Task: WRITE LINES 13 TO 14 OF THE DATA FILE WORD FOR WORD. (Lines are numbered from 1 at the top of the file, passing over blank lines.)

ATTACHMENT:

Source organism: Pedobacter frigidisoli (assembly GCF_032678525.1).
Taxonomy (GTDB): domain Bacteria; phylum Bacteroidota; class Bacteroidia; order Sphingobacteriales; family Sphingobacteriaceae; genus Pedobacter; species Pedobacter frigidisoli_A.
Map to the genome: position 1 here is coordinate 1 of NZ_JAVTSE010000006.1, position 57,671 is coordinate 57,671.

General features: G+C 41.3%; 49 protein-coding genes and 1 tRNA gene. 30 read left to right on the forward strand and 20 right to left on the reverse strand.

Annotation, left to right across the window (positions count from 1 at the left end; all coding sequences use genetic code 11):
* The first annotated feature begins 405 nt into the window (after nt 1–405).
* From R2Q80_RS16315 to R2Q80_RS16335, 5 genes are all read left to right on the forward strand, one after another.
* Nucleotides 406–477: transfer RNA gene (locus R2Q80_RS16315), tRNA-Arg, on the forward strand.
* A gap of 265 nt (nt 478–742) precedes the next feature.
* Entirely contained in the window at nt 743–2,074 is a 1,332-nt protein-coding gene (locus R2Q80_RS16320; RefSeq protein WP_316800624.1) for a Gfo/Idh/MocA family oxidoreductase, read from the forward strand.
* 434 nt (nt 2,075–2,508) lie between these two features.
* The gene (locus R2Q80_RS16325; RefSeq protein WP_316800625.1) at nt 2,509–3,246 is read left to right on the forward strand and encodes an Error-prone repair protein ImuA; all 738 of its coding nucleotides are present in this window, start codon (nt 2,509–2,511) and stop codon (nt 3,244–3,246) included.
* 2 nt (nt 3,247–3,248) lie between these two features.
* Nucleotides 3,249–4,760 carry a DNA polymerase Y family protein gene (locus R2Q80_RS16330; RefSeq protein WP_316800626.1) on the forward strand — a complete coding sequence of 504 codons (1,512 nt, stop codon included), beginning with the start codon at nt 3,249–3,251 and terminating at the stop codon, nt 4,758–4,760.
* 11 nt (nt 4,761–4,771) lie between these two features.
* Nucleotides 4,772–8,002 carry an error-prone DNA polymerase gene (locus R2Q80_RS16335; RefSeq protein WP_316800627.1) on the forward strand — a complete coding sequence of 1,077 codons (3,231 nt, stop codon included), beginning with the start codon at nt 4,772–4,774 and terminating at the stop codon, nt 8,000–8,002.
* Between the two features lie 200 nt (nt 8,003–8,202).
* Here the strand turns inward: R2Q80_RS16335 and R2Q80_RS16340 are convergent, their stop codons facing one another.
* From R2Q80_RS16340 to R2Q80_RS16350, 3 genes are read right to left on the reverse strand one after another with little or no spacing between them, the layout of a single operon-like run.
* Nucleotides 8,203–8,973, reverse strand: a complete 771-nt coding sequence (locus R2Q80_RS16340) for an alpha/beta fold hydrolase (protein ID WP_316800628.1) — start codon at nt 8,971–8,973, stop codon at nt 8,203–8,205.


* 2 nt (nt 3,247–3,248) lie between these two features.
* Nucleotides 3,249–4,760 carry a DNA polymerase Y family protein gene (locus R2Q80_RS16330; RefSeq protein WP_316800626.1) on the forward strand — a complete coding sequence of 504 codons (1,512 nt, stop codon included), beginning with the start codon at nt 3,249–3,251 and terminating at the stop codon, nt 4,758–4,760.